The Tamaki Drive cycle route will improve walking and cycling facilities along Tamaki Drive. Once complete, the cycleway will connect with cycle routes to Glen Innes, Parnell, and the central city. During construction, low spots on Tamaki Drive will be raised to improve protection against flooding.
Project status: Construction.
Project area: Central.
We are upgrading the walking and cycling facilities on Tamaki Drive between the end of the Quay Street Cycleway (which will be extended to a point just west of The Strand intersection) and the intersection with Ngapipi Road.
Features and changes
- Walking and cycling improvements at intersections.
- Suitable for riders of varying abilities and confidence levels.
- Changes to parking.
- Tree pruning.
- A new pedestrian bridge next to the Point Resolution Estuary Bridge.
- Raising the road up to half a metre on Tamaki Drive between the Outboard Boating Club and Ngapipi Bridge.
- Increased connections to other cycle routes.
- More transport choices.
- Encouragement for more people to go walking and cycling. Tamaki Drive is Auckland’s busiest route for cycling, averaging over 1,500 cycle trips every day. We expect these numbers to increase with the completion of this project.
- Help reduce traffic congestion and air pollution.
- May/June 2017 - Consultation.
- September 2017 - Revised design and feedback report.
- March 2019 - Detailed design and consent process.
- October 2019 - Tender process.
- February 2020 - Construction starts.
New pedestrian bridge at Pt Resolution.
The project will take the opportunity to address interim flooding in low spots along Tamaki Drive by raising the road and berm level by up to 500mm, this is an interim solution more resilient for flooding, it is not a permanent solution for extreme storm events such as king tides, storm and high winds.
This work area will be between the Outboard Boating Club and Ngapipi Bridge.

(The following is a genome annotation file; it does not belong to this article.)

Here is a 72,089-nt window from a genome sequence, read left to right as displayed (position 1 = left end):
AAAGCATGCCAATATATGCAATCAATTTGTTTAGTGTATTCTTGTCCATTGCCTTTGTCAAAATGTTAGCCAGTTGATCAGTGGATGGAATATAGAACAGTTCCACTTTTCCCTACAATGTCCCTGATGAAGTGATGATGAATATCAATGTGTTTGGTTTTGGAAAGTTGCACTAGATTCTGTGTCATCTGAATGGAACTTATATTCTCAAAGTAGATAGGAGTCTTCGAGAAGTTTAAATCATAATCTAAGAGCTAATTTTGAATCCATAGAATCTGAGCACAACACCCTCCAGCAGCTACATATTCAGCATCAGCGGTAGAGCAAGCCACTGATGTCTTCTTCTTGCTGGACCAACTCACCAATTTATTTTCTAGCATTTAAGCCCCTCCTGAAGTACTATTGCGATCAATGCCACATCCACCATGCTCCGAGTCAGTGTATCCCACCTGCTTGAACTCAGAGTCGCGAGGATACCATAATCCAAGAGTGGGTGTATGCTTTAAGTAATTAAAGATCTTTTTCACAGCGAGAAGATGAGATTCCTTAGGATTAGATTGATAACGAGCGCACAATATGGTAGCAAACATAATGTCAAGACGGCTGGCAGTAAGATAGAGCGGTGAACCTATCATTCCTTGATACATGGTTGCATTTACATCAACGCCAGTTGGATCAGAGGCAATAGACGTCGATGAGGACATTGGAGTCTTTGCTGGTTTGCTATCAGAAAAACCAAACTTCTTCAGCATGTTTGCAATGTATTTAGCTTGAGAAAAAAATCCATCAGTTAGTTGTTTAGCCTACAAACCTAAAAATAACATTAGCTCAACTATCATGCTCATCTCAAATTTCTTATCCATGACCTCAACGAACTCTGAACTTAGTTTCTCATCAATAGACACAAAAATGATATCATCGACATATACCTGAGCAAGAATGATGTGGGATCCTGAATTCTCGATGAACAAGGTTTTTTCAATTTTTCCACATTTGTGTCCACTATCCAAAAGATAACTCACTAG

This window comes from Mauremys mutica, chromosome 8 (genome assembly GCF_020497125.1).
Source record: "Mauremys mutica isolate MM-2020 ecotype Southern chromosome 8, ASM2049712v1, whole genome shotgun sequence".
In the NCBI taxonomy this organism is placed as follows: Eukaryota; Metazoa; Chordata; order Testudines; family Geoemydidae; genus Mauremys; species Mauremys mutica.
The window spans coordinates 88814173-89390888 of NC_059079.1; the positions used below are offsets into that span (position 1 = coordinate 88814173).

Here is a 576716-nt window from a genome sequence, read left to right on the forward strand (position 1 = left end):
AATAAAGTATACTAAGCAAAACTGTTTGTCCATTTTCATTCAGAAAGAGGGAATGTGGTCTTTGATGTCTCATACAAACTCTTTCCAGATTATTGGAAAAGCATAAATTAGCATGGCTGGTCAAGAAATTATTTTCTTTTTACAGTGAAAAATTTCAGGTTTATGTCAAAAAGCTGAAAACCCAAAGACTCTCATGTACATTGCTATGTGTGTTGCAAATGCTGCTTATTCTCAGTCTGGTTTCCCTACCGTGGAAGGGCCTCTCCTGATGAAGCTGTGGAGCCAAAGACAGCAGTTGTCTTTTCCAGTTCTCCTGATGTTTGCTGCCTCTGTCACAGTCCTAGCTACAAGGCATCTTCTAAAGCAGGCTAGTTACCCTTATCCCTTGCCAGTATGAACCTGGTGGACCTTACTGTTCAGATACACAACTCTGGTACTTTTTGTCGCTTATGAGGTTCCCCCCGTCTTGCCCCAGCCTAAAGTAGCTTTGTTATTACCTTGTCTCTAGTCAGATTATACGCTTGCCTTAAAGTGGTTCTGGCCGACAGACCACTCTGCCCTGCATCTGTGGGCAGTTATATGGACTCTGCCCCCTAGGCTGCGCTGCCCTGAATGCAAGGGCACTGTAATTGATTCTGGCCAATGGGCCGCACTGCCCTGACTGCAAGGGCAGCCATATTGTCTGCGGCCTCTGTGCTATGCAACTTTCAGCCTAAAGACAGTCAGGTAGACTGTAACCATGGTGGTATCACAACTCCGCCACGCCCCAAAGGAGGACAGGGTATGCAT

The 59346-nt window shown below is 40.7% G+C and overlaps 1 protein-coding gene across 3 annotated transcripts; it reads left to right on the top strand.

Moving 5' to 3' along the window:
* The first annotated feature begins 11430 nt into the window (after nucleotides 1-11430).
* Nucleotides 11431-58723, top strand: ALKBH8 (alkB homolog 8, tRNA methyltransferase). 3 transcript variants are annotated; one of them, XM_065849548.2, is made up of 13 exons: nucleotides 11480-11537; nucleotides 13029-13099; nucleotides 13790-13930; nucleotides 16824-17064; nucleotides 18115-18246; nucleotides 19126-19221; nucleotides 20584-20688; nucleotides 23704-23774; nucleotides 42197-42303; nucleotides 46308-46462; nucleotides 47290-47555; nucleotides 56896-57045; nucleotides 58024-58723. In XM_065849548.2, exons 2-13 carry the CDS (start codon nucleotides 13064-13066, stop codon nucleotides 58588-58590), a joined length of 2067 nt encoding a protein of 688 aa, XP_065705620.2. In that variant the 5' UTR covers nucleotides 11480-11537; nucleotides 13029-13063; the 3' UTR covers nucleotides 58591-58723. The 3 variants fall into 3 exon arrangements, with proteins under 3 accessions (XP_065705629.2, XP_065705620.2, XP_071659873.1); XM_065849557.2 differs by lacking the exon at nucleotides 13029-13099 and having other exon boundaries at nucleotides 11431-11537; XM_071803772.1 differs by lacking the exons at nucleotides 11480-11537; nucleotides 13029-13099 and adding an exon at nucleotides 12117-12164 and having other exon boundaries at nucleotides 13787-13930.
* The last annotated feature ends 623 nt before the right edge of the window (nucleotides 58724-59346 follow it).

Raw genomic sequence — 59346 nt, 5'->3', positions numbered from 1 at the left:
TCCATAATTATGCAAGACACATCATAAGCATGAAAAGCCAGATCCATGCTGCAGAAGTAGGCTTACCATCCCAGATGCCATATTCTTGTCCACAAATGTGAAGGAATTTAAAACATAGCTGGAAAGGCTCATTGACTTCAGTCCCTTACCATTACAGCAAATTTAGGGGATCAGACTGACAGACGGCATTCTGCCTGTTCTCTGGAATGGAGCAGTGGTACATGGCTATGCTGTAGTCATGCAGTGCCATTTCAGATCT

A new pedestrian bridge will be constructed on the northern (sea) side of the existing Point Resolution Estuary Bridge. The existing shared path on the Point Resolution Estuary Bridge will be converted to continue the bi-directional cycleway.
This project has a total budget of $14.4 million.
The route will improve access into the city centre by connecting with other cycle routes:
- Quay Street Cycleway extension. Completed and is open for public to use.
- Glen Innes to Tamaki Drive shared path.
- A proposed cycle route to Parnell along The Strand, Gladstone Road, and St Stephens Avenue. Construction is expected in late 2019.
- Ngapipi Road intersection. Traffic lights and improvements for walking and cycling was completed mid-2018.
- The existing Tamaki Drive on-road cycle route and shared path east of Ngapipi intersection.
Auckland Transport conducted a review of the original design for this section of the Tamaki Drive cycleway. The review identified areas that could increase benefits for people on bikes by constructing an off-road bi-directional segregated cycle facility.
Features and benefits of the new design include
- A 2.8 metre dedicated bi-directional off-road cycleway, separated from the existing shared pathway by the existing grassed berm with pōhutukawa trees.
- 800mm wide landscaped strip separating the road from the cycleway and provides protection from car doors opening.
- Maintains the existing traffic lane arrangements.
- Construction of a standard kerb and channel on the edge of the eastbound (train tack) traffic lane.
- The off-road cycle path reduces risk of kerb strike.
- An 800mm buffer that increases the physical separation. This is more consistent with sections of the bi-directional cycleway immediately to the west, particularly along the Quay Street Cycleway extension.
- Reduction in whole of life cost.
- Parking for the most part will be the same as it was prior to work commencing, for visibility and safety reasons, a few parks removed around the pedestrian bridge near the Parnell baths.
Feedback has helped shape the design
Public feedback clearly showed a majority preference for a route along the northern side of Tamaki Drive, and for physical separation between cyclists and pedestrians.
As a result, we will now build a bi-directional (2-way) separated cycleway, along the northern (sea) side of Tamaki Drive, between the Quay Street Cycleway extension (west of The Strand) and Ngapipi Road, including across Ngapipi Bridge, which we plan to widen by a separate project. Find out more about the bridge widening.
Shared path south (rail side) of Tamaki Drive
To make room for the cycleway and 4 traffic lanes, we will convert the existing shared path on the southern (rail) side of Tamaki Drive to a pedestrian-only footpath, reducing the width to between 1.8 - 3 metres, depending on location.
Lane widths along Tamaki Drive
Image: Tamaki Drive layout.
After the works are complete, the lane widths for Tamaki Drive, between Ngapipi Road and the entrance to the Port of Auckland is 3 metres in the centre lanes and 2.95 metres in the kerbside lanes, in both directions.